Minow’s Whale of a Mistake

The controversy at Harvard Law School over last month’s email about racial intelligence seems to have died down. The basic facts of the case are these: a Harvard law student who is an editor of the Harvard Law Review sent an email to two friends as a follow-up to an earlier conversation. In it she wrote: “I absolutely do not rule out the possibility that African-Americans are, on average, genetically predisposed to be less intelligent.” The email circulated among the students after one of the friends turned against her and passed it along to damage her reputation. The message infuriated the Black Law Students Association and compelled Dean Martha Minow to issue a denunciation of the statement. The original author apologized profusely.
John Leo wrote about the affair here, among other things highlighting the background of the author. (She was a sociology major at Princeton, where she studied how the campus atmosphere affects different racial groups.) John also pointed out the disproportionate nature of the consequence: a private email to friends turns into a public humiliation of a graduate student.
There is another aspect of the story worth pondering further. It comes up in a recent summary of the affair by Peter Berkowitz at The Weekly Standard.
Berkowitz focuses on the words of Dean Minow. Yes, we all have seen how swiftly university administrators respond to racial incidents, how frantically they wish to demonstrate that they will, indeed, tolerate no hate speech and honor all peoples. But this action was somewhat different. Minow delivered a judgment of a text written by a student. The student was not brought forward on any charges, and no disciplinary procedure was in play. It was the student’s words that mattered, and Minow’s words would oppose them.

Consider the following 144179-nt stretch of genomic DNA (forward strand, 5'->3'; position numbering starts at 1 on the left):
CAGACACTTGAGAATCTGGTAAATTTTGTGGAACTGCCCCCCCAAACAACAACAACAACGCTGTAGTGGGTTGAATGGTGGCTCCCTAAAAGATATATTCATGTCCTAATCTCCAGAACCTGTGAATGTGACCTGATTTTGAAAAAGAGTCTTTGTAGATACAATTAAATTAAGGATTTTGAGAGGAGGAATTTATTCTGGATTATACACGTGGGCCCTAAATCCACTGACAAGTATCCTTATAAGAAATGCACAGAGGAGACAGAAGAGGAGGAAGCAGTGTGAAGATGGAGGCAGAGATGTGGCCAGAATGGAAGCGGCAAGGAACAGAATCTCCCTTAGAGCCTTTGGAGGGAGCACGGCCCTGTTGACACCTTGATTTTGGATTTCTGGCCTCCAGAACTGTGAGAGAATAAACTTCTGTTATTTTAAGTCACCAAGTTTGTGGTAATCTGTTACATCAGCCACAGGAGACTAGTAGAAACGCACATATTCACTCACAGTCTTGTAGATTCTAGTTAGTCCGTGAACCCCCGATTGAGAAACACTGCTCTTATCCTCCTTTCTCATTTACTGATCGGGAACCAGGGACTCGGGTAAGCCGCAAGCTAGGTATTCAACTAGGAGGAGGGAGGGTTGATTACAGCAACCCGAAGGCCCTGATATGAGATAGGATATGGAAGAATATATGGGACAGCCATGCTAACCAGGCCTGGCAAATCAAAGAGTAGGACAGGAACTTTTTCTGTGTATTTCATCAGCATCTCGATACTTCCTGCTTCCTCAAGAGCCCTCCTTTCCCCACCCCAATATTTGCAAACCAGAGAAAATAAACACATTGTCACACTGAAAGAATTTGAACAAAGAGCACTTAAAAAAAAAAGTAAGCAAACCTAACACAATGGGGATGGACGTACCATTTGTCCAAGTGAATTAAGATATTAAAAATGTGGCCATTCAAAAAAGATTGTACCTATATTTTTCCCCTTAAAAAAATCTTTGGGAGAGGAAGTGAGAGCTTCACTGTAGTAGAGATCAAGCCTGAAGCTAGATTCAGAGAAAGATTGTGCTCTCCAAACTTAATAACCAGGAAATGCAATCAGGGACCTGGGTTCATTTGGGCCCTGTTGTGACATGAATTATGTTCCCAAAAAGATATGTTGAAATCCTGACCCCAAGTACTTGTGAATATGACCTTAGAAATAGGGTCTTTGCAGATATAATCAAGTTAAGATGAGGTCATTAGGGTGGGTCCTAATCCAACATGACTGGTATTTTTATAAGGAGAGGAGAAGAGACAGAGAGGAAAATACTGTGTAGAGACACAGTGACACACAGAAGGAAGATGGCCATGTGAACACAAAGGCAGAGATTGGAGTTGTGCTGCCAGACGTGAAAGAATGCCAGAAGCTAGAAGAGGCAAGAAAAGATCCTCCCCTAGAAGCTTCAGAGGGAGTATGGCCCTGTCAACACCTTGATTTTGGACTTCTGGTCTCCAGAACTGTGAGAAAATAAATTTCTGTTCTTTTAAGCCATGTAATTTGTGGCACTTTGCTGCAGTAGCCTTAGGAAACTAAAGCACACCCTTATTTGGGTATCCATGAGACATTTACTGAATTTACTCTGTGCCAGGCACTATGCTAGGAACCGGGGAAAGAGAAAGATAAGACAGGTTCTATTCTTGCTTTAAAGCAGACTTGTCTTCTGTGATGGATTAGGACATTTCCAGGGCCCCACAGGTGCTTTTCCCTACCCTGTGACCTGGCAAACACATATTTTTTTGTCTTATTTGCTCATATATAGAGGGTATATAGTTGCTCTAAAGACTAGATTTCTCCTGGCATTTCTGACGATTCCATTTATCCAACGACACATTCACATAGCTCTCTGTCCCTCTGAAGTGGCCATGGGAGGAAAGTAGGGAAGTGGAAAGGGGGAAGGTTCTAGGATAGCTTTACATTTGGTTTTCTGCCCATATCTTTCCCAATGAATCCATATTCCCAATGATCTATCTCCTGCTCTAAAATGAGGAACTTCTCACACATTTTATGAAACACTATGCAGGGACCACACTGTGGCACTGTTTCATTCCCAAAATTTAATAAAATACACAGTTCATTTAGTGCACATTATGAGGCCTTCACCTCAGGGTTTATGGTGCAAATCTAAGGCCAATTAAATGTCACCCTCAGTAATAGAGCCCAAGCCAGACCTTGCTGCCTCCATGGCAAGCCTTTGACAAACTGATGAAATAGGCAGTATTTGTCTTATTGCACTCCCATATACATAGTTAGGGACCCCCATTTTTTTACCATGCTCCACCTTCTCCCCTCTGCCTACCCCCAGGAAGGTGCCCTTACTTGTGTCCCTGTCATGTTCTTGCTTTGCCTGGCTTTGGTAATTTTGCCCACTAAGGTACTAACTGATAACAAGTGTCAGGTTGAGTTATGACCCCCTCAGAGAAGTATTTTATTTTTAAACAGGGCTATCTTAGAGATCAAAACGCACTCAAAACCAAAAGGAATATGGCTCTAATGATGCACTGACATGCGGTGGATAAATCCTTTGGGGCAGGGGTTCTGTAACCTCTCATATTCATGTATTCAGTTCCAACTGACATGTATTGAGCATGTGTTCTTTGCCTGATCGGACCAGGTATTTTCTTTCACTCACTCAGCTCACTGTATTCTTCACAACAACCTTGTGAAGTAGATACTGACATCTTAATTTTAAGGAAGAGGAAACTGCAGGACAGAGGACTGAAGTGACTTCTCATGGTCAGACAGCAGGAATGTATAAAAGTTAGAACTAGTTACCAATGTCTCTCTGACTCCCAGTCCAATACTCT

Here’s the problem, in Berkowitz’s rendering: “Dean Minow’s statement, moreover, failed to honor the scholar’s duty to restate accurately a view one is criticizing. According to Minow, the student’s email ‘suggested that black people are genetically inferior to white people.’ That’s an incendiary revision.”
In truth, the email was much more tentative and hypothetical. She wrote that she couldn’t “rule out the possibility that African Americans are, on average, genetically predisposed to be less intelligent.” This is the posture of the scientist, not the racist, the latter of whom would assert inferiority without hesitation. Indeed, the fact that Minow scrambled the student’s words indicates that the words themselves weren’t enough to justify Minow’s denunciation.